Erin K. Wagner
Upon Living One’s Whole Life in the Wilderness
The modern world that mapped
The wilderness with short nubs of pencil
Discovered the fable of the primitive family.
The Russian family, exiled, read their Bible
By the light of whatever could be burned,
Perused fragile paper by consumptive flame.
Siberia, a phantasmic land, a reality to them.
The miracle of a grain of rye
Guarded, divided, and multiplied
Into food for forty years, a forty years
In which wandering meant staying still in one place
Staying so still that time outside moved onto
Smaller ideas of flashlights and satellites.
To kill an animal by exhaustion
Meant to live by rejuvenation
Bred in potatoes and starch.
To speak was, like the dove,
To coo and downward hove
Into a port of rest in a flood of trees.
Meeting again a man was to awaken
An animal from slumber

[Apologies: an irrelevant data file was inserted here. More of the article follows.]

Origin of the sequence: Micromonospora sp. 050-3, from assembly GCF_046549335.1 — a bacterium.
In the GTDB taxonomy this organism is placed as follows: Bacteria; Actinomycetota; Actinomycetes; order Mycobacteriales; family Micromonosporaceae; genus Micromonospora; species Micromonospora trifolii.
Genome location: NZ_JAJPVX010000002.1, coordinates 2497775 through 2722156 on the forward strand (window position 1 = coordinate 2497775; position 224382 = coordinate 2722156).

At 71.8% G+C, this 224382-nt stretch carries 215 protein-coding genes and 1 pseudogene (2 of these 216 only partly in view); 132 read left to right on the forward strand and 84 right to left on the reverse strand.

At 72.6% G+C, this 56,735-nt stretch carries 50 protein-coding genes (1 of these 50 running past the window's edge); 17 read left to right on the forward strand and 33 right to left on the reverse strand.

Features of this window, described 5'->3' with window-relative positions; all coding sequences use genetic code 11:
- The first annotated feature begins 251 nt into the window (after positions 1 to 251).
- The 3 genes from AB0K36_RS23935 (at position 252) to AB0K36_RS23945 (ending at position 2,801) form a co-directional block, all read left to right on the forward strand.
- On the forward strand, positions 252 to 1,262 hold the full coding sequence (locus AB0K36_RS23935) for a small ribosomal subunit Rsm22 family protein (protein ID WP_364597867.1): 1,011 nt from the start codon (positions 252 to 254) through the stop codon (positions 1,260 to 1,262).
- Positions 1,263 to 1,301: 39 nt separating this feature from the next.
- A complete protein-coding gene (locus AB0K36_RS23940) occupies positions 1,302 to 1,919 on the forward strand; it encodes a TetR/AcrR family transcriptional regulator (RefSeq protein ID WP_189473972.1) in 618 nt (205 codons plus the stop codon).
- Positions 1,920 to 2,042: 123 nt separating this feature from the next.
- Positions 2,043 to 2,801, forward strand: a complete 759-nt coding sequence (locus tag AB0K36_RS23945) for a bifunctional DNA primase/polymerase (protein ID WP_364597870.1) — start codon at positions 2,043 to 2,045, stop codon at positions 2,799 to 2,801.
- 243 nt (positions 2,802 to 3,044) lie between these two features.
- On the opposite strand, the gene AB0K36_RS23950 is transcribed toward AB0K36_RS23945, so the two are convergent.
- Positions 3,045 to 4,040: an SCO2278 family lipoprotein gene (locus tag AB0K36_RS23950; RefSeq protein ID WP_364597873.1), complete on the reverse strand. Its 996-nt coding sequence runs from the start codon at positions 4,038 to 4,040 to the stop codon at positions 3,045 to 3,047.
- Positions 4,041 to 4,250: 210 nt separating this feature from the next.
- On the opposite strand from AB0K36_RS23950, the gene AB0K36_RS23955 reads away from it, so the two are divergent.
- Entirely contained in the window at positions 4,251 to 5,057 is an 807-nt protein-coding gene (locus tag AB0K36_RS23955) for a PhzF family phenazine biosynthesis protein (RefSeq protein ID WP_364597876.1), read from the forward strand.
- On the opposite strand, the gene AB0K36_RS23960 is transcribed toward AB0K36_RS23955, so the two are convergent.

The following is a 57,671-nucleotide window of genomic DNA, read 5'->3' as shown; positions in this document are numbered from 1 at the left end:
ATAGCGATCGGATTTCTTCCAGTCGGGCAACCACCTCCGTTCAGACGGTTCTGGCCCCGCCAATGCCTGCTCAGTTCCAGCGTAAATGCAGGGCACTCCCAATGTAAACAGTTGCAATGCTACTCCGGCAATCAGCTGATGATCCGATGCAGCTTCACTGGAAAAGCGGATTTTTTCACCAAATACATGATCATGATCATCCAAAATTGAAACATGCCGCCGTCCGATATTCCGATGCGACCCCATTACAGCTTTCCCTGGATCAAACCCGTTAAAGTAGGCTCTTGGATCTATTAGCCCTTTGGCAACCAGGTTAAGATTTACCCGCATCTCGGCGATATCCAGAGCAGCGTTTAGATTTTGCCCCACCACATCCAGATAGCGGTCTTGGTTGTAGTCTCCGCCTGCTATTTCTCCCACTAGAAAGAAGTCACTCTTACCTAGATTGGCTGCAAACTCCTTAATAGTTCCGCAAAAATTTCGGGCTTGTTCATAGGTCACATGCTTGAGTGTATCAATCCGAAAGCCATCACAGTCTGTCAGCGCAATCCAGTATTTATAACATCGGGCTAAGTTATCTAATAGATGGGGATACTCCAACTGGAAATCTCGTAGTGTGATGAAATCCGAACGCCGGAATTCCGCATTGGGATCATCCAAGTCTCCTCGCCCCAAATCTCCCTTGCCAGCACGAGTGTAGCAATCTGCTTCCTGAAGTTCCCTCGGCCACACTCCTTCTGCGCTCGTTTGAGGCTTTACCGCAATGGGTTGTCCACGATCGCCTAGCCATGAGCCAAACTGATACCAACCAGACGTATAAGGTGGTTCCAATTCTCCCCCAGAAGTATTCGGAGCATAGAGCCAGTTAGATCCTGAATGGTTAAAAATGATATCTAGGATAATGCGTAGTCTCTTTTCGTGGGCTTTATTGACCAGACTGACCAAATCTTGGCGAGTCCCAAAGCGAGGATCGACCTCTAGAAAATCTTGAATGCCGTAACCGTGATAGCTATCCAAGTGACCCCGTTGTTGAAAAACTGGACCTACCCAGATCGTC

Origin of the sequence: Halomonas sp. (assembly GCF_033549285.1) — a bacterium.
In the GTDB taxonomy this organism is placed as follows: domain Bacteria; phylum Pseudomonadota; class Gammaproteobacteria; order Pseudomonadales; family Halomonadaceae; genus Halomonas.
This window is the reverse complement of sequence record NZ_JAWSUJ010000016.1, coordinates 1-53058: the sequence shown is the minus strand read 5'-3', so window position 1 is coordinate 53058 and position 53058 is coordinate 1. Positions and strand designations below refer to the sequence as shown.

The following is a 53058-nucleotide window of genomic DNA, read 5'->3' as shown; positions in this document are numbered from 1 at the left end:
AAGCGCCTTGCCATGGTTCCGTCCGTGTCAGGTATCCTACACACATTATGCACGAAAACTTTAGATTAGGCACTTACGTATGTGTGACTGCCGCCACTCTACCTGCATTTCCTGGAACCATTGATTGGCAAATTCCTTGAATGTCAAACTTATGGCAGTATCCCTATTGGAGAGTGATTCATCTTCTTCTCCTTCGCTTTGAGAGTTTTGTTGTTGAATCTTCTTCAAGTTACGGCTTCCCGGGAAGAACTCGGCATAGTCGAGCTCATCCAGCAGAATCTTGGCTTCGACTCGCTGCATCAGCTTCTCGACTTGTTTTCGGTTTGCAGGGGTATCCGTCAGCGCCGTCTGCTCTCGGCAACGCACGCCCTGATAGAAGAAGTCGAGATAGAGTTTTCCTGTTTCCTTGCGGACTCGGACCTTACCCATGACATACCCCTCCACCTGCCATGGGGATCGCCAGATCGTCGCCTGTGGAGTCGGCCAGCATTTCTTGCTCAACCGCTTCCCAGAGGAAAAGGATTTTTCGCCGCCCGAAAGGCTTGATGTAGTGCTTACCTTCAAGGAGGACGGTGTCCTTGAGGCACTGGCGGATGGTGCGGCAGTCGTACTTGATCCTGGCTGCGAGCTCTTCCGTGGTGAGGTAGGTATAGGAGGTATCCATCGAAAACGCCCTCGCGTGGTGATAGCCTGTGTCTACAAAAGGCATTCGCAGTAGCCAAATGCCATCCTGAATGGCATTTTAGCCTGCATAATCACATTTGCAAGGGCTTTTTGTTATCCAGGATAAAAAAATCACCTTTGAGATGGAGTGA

Asking the dreamer to find facts
In a slurry of fables and fiction and hope
Stolen from an absence of fear
With an absence of plane-saws.
She spoke, halting, nervous, a lisp
Of wind through tundra firs and taiga brush
About the night when she had fallen asleep to the moon’s glint
And wakened to the buzz and hum of steel wings.
Between, she had imagined a raven lighting on her shoulder.
He had found no place else to rest.
Erin K. Wagner is a speculative fiction writer, interested in examining how the human responds to the inhuman. She grew up in southeast Ohio on the border of Appalachia, but now lives in central New York, where she hikes in the Catskills and listens for ghostly games of nine-pins. She holds her Ph.D. in medieval literature and teaches literature and writing in the SUNY system. She splits her time between academic research, investigating how medieval English writers navigated their own religious identities, and creative writing. Her stories have appeared in a variety of publications, from Apex to Luna Station Quarterly, and novella, The Green and Growing, is forthcoming from Aqueduct Press. You can visit her website at https://erinkwagner.wordpress.com/.
Editor’s Notes: the image of the moon and trees (Canviar/Vivek and the raven silhouette (openclipart.org) are superimposed.